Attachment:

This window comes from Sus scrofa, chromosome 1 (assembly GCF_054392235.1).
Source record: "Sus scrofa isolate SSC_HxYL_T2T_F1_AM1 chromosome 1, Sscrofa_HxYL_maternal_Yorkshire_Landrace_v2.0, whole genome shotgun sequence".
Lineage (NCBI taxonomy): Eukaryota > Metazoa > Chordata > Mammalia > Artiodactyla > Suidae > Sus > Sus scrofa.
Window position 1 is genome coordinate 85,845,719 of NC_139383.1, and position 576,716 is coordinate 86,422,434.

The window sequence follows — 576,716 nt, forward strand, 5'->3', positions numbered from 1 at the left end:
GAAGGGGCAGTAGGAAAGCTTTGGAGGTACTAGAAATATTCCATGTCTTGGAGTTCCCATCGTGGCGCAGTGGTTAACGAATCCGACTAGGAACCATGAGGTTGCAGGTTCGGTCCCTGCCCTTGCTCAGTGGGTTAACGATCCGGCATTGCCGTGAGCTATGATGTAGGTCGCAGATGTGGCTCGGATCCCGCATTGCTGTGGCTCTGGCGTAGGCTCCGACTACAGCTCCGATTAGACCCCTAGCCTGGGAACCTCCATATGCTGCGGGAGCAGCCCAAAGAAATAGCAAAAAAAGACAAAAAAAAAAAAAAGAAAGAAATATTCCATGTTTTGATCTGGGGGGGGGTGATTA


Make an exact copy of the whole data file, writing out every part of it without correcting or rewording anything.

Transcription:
This window comes from Sus scrofa, chromosome 1 (assembly GCF_054392235.1).
Source record: "Sus scrofa isolate SSC_HxYL_T2T_F1_AM1 chromosome 1, Sscrofa_HxYL_maternal_Yorkshire_Landrace_v2.0, whole genome shotgun sequence".
Lineage (NCBI taxonomy): Eukaryota > Metazoa > Chordata > Mammalia > Artiodactyla > Suidae > Sus > Sus scrofa.
Window position 1 is genome coordinate 85,845,719 of NC_139383.1, and position 576,716 is coordinate 86,422,434.

The window sequence follows — 576,716 nt, forward strand, 5'->3', positions numbered from 1 at the left end:
GAAGGGGCAGTAGGAAAGCTTTGGAGGTACTAGAAATATTCCATGTCTTGGAGTTCCCATCGTGGCGCAGTGGTTAACGAATCCGACTAGGAACCATGAGGTTGCAGGTTCGGTCCCTGCCCTTGCTCAGTGGGTTAACGATCCGGCATTGCCGTGAGCTATGATGTAGGTCGCAGATGTGGCTCGGATCCCGCATTGCTGTGGCTCTGGCGTAGGCTCCGACTACAGCTCCGATTAGACCCCTAGCCTGGGAACCTCCATATGCTGCGGGAGCAGCCCAAAGAAATAGCAAAAAAAGACAAAAAAAAAAAAAAGAAAGAAATATTCCATGTTTTGATCTGGGGGGGGGTGATTA